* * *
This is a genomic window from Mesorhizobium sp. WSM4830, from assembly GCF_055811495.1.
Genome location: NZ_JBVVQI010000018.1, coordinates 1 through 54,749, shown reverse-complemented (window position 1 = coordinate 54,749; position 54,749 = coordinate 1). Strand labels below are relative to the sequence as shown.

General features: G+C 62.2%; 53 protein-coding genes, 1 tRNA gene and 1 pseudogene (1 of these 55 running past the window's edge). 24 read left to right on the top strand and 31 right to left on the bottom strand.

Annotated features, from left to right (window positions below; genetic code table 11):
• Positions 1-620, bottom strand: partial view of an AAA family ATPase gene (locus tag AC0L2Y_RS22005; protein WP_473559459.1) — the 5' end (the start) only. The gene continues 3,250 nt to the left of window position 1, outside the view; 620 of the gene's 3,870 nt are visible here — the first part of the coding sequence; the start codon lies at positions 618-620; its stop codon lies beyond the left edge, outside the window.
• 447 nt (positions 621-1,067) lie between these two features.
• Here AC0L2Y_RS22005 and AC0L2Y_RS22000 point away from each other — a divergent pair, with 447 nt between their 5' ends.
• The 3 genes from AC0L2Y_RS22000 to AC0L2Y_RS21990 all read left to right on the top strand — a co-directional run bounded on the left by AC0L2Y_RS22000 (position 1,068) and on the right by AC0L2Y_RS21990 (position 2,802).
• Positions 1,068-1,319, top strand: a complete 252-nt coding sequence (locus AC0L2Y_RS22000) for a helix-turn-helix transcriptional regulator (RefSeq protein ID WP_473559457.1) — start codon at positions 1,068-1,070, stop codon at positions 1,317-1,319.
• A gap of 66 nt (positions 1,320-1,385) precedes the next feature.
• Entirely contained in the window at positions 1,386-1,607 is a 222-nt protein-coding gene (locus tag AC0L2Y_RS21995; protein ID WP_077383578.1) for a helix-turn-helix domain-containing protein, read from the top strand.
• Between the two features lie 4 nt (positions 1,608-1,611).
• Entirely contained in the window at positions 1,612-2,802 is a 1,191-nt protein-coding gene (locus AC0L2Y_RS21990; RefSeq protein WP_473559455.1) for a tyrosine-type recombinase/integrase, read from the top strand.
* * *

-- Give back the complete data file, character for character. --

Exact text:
This is a genomic window from Mesorhizobium sp. WSM4830, from assembly GCF_055811495.1.
Genome location: NZ_JBVVQI010000018.1, coordinates 1 through 54,749, shown reverse-complemented (window position 1 = coordinate 54,749; position 54,749 = coordinate 1). Strand labels below are relative to the sequence as shown.

General features: G+C 62.2%; 53 protein-coding genes, 1 tRNA gene and 1 pseudogene (1 of these 55 running past the window's edge). 24 read left to right on the top strand and 31 right to left on the bottom strand.

Annotated features, from left to right (window positions below; genetic code table 11):
• Positions 1-620, bottom strand: partial view of an AAA family ATPase gene (locus tag AC0L2Y_RS22005; protein WP_473559459.1) — the 5' end (the start) only. The gene continues 3,250 nt to the left of window position 1, outside the view; 620 of the gene's 3,870 nt are visible here — the first part of the coding sequence; the start codon lies at positions 618-620; its stop codon lies beyond the left edge, outside the window.
• 447 nt (positions 621-1,067) lie between these two features.
• Here AC0L2Y_RS22005 and AC0L2Y_RS22000 point away from each other — a divergent pair, with 447 nt between their 5' ends.
• The 3 genes from AC0L2Y_RS22000 to AC0L2Y_RS21990 all read left to right on the top strand — a co-directional run bounded on the left by AC0L2Y_RS22000 (position 1,068) and on the right by AC0L2Y_RS21990 (position 2,802).
• Positions 1,068-1,319, top strand: a complete 252-nt coding sequence (locus AC0L2Y_RS22000) for a helix-turn-helix transcriptional regulator (RefSeq protein ID WP_473559457.1) — start codon at positions 1,068-1,070, stop codon at positions 1,317-1,319.
• A gap of 66 nt (positions 1,320-1,385) precedes the next feature.
• Entirely contained in the window at positions 1,386-1,607 is a 222-nt protein-coding gene (locus tag AC0L2Y_RS21995; protein ID WP_077383578.1) for a helix-turn-helix domain-containing protein, read from the top strand.
• Between the two features lie 4 nt (positions 1,608-1,611).
• Entirely contained in the window at positions 1,612-2,802 is a 1,191-nt protein-coding gene (locus AC0L2Y_RS21990; RefSeq protein WP_473559455.1) for a tyrosine-type recombinase/integrase, read from the top strand.